By Chris Hoenig
Dozens of Texas lawmakers believe that overturning the state’s ban on same-gender marriage will lead to the legalization of incest, pedophilia and polygamy, and are using that argument to try to convince a federal appeals court to reinstate the ban.
In an amicus brief filed with the 5th U.S. Circuit Court of Appeals, 63 members of the Texas legislature claimed that a federal court overstepped its bounds in ruling the state’s same-gender-marriage ban unconstitutional.
“The district court broadened the definition of the ‘existing right to marry’ as one that includes the right of people to ‘select the partners of their choosing’ for marriage, without regard to sex,” the brief—officially filed by the Texas Conservative Coalition, a caucus of state legislators—reads. “If the right to select ‘partners of their choosing’ is the criterion used to invoke marriage as a fundamental right, then marriage restrictions on age, polygamy and consanguinity are also ripe for challenge.”
An amicus brief is a legal testimony filed by a party with a strong interest in a case, but not directly involved (amicus curiae literally translates to “friend of the court”). The lawmakers filed in support of Attorney General Greg Abbott—also the GOP gubernatorial nominee—who is leading the state’s appeal to reinstate the ban.
Anti-gay-marriage advocates are returning to many of the same arguments they made in the original lawsuit. But the federal court ruled that the legalization of “morally reprehensible actions” like pedophilia was not a “logical next step” to the legalization of same-gender marriage, and that the ban violated the equal-protection clause of the Constitution.
“Another ground cited by supporters of Texas’s marriage laws and subsequently dismissed by the district court is that recognition of same-sex marriage ‘could lead to the recognition of bigamy, incest, pedophilia, and group marriage,’” the amicus brief continued. “As already discussed in this brief, restrictions on marriage relating to these moral considerations remain valid. Thus, the goal of actively trying to prevent those practices from becoming valid is entirely rational public policy.”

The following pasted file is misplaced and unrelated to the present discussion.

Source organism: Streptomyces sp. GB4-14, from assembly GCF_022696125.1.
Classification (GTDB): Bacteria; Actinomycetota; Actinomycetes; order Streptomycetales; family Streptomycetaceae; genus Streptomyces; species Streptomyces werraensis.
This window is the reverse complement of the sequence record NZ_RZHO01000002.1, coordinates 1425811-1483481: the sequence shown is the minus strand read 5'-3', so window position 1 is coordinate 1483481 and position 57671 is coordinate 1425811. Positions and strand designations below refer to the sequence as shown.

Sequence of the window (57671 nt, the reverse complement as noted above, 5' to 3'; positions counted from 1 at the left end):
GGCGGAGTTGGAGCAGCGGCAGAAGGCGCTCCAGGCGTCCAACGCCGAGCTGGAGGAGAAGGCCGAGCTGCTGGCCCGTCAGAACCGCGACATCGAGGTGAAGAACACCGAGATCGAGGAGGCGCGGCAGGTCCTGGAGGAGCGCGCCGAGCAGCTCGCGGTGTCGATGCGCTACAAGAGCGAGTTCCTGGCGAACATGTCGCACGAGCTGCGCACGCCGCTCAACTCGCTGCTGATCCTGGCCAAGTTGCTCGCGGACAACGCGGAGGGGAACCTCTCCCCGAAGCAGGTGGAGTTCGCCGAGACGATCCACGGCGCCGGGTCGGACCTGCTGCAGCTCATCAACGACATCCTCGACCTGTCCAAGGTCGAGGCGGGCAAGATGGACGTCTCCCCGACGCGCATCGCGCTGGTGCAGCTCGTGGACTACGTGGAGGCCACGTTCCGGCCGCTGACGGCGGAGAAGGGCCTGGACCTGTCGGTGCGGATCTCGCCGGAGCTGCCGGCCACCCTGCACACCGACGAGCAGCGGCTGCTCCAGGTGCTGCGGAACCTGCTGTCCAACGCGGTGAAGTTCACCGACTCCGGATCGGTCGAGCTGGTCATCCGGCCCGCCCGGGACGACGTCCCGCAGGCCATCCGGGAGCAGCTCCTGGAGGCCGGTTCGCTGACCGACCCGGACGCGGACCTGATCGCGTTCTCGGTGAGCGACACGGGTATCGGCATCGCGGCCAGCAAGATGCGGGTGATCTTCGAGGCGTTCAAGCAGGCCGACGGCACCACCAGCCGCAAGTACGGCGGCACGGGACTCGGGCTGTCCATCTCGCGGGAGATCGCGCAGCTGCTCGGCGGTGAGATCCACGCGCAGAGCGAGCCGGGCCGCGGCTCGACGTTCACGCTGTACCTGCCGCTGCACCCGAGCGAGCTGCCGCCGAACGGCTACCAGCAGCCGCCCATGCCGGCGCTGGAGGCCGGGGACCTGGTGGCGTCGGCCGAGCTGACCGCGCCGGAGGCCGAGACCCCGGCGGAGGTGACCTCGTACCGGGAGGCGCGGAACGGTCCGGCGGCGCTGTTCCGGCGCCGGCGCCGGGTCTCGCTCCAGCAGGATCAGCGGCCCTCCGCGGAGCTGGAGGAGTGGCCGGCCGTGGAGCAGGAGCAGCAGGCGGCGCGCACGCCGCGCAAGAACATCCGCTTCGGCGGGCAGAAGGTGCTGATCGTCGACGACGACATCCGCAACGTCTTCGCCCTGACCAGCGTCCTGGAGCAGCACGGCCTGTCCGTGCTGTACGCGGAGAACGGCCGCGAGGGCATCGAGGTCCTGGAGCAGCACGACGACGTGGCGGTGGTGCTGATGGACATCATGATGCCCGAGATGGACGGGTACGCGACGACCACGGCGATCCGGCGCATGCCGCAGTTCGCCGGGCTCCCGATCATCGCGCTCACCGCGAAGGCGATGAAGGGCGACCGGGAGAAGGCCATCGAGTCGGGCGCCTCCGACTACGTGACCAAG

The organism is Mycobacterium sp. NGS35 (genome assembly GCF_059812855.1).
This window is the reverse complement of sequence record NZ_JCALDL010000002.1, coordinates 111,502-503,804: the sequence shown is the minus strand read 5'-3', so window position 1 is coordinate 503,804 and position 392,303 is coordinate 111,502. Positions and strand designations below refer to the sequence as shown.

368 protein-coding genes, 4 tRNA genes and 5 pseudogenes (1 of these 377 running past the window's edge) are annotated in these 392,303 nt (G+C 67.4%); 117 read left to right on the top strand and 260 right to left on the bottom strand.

In his appeal, Abbott attempts to portray marriage as a biological partnership. “Texas’s marriage laws are rooted in a basic reality of human life: procreation requires a male and a female,” he wrote. “Two people of the same sex cannot, by themselves, procreate.”
He goes on to argue that the federal court misapplied the law when it used Abbott’s own argument against him by noting that the state allows infertile couples and post-menopausal women to marry, and questioned the role of the court. “Rational-basis review does not allow courts to invalidate a law by weighing evidence or resolving disputed questions of fact,” he wrote.
Both Abbott and the 63 lawmakers also attempt to question the socioeconomic and psychological impacts of same-gender marriage.
Abbott argues that banning same-gender marriage will “minimize the societal costs that can result from procreation outside of stable, lasting marriages” and that “the State’s recognition and encouragement of opposite-sex marriages increases the likelihood that naturally procreative couples will produce children, and that they will do so in the context of stable, lasting relationships”—despite studies showing that the average divorce rate in states with legal same-gender marriage is 20 percent lower than states that ban it.
The coalition, meanwhile, said that limiting marriage to one man and one woman “gives women and children the surest protection against poverty and abuse,” and “provides for healthy psychological development of children.”
But it also cites widely debunked research by Mark Regnerus about the quality of life for children of same-gender couples. “There is a wide range of literature supporting this view, particularly with regard to child development, making it plausible and, thus, rational for legislators to believe,” the brief said.
Regnerus’ research has been slammed by colleagues who say his research is flawed. An independent audit found that his reports should never have been published, while a Michigan court found his testimony “entirely unbelievable and not worthy of serious consideration” and that his research was “hastily concocted at the behest of a third-party funder” seeking skewed results. Same-gender-marriage opponents in Utah have dropped his research from their legal briefs.